Zip It

Having created the mold for the teen drama, '90210' heads for the hills with one last laugh at those who ridiculed it.

May 17, 2000|By David Zurawik | David Zurawik,Sun Television Critic

Tonight's series' finale of "Beverly Hills 90210" ends on the wedding of Donna Martin (Tori Spelling) and David Silver (Brian Austin Green), with all their friends joining them for this rite of passage into adulthood. The final scene at the reception -- with Donna, David, Brandon, Dylan, Kelly, Andrea and Steve moving as one on a tightly packed dance floor -- has a truly tribal feel to it.

In a cultural sense, this is a near-perfect conclusion to the 10-year, prime-time teen drama, according to Robert J. Thompson, director of the Center for the Study of Popular Television at Syracuse University and author of "Television's Second Golden Age," a look at network drama in the 1980s and '90s.

"Beverly Hills, 90210" began with Brenda (Shannen Doherty) and Brandon Walsh (Jason Priestley) coming from Minnesota with their parents and starting school at West Beverly Hills High. It was not a great drama. In fact, Thompson calls it "downright cheesy looking" compared to such richly textured current hits as "The West Wing" or "The Practice." But, culturally, it was highly important for the way it redefined adolescence in American life and ultimately made network TV the principal storyteller of that journey from childhood to adulthood.

"This is one of those programs that's so easy to make fun of -- or even to trash -- that you can lose sight of how truly important it was," Thompson says.

"It started all kinds of new trends that we tend not to recognize. It carved out a new genre besides cops, detectives, lawyers and doctors by identifying that the teen-age nation can in fact be the locus of really important American storytelling in a way that `Welcome Back Kotter,' `Head of the Class,' `Fame' and a couple of the other relatively lame attempts to explore this terrain were never able to achieve," he explains.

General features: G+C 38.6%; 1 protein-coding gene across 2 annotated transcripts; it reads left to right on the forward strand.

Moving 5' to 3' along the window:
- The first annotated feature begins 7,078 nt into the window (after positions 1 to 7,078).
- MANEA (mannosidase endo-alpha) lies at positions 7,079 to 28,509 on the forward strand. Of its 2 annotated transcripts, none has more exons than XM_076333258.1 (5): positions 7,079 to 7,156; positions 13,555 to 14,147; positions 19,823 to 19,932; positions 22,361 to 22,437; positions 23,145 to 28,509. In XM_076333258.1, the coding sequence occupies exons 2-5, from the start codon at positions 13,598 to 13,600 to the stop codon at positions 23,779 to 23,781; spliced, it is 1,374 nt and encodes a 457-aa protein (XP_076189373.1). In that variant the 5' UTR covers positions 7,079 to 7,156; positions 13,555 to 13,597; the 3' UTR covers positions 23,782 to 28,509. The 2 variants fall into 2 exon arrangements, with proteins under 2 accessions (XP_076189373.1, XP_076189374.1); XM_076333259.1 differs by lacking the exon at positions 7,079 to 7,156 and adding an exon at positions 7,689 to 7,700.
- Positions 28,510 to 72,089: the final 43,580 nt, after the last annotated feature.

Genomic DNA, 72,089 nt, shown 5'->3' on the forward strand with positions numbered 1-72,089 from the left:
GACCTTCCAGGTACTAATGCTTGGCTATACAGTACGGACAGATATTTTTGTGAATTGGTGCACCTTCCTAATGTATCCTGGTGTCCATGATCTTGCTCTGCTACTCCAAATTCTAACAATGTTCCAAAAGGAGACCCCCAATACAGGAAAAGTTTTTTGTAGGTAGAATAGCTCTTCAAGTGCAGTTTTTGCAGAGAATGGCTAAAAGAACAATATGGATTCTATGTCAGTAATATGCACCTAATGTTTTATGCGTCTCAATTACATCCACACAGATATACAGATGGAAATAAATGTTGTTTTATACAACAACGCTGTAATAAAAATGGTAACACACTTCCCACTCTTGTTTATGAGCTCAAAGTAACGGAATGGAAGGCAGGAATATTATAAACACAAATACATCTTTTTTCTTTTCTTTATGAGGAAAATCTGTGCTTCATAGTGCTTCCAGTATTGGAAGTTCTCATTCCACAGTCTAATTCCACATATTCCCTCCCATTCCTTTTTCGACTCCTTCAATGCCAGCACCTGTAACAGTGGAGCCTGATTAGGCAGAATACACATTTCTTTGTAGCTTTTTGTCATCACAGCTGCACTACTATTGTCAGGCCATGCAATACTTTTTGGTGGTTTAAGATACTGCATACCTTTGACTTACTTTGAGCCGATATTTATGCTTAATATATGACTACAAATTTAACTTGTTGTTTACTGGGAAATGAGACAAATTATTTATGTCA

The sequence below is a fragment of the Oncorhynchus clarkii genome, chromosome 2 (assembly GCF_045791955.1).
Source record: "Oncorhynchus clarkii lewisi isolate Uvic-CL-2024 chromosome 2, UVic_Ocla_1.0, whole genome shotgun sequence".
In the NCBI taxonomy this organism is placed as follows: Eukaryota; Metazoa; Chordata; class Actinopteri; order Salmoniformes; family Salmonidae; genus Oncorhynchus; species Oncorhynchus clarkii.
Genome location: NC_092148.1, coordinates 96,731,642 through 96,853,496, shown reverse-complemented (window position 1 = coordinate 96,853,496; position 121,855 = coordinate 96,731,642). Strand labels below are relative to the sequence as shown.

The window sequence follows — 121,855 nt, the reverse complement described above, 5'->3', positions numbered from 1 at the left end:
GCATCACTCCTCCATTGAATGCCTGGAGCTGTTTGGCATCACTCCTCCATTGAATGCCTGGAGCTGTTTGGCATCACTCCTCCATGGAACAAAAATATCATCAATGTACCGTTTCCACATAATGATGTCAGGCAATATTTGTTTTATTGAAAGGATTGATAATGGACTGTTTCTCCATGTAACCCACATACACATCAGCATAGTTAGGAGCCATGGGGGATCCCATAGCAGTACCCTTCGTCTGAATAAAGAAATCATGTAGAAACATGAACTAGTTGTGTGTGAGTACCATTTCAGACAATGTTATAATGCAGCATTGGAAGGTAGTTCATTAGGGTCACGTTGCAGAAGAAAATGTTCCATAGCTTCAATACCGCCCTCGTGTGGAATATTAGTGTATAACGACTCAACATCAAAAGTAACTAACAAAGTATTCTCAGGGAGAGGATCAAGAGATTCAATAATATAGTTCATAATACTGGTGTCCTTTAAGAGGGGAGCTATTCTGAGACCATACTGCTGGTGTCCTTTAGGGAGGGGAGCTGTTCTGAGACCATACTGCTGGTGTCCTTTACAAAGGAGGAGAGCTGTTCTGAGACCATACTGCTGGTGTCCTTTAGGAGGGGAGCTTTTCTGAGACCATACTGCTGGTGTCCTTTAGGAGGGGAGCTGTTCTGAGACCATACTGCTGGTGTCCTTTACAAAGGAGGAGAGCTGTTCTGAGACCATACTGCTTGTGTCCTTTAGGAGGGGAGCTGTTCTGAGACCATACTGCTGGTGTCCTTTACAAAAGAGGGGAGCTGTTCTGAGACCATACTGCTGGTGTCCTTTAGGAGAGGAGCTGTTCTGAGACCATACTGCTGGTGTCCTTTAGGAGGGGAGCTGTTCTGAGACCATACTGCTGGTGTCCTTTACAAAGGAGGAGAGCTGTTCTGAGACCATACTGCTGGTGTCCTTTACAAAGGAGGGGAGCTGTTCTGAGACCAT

Actually, "90210" is not network television's first serious attempt to tell teen stories in prime time. "James at 15," a brilliant 1977 NBC drama written by novelist Dan Wakefield, was the first by more than a decade.

The story of a sensitive teen-ager (Lance Kerwin) uprooted by his family's move from Oregon to Boston, "James" dealt with topics ranging from teen alcoholism to James' loss of virginity. James was the first teen character in network history, in fact, to have sex, and the controversy was enormous.

Nor is "90210" the longest-running drama on television, as the New York Times recently reported. NBC's "Law & Order" has been on longer.

It is also incorrect to say "90210" is the show on which the fledgling Fox network was built, as a number of recent farewell pieces have. "Married With Children," which debuted in 1987, and "The Simpsons," which launched in 1989, arrived first and provided the essential underpinning for Rupert Murdoch's vision.

Popularity breeds imitators

But "90210" is the first teen drama that caught on with millions of young viewers, and its success is directly responsible for all of the series that followed, from "My So-Called Life" to "Dawson's Creek" and "Party of Five," which ended its six-year run earlier this month. Thompson is right when he says "90210" is the teen series that carved out the genre; in network television, only the commercially successful spawn imitators.

But success was not immediate for "90210." The series premiered in the fall of 1990 and was almost lost in a sea of sitcoms about teen life: "Ferris Bueller," "Parker Lewis Can't Lose," "Fresh Prince of Bel Air" and "Hull High."

But Jamie Kellner and Garth Ancier, then the programmers at Fox, went outside the box and, instead of ending the season in May and resuming it September, as is still the general practice in network TV, they kept "90210" on the air during the summer of 1991.

Furthermore, they tried to collapse the distance between TV reality and the real lives of young viewers with episodes showing how the high-school-age characters were spending their summer vacations.

Offering fresh programs to teens during the summer when they were more available as viewers was a brilliant move by Kellner, now the chairman of the WB network, and Ancier, the current entertainment president at NBC.

It is a move still being imitated today with "Young Americans," a new teen drama for the WB that is filming in Baltimore.

The series about life at a New England prep school will debut July 12 rather than during fall premiere week, when it could easily get lost amid the clutter of new series and when many teens are preoccupied with their return to school.

By the end of the summer of 1991, "90210" was a hit, and the mainstream press, which had generally ignored or trashed the series, was filled with stories on the stars -- Priestley, Doherty, Luke Perry and Jennie Garth -- being mobbed in personal appearances at shopping malls and state fairs.

New parenting approach

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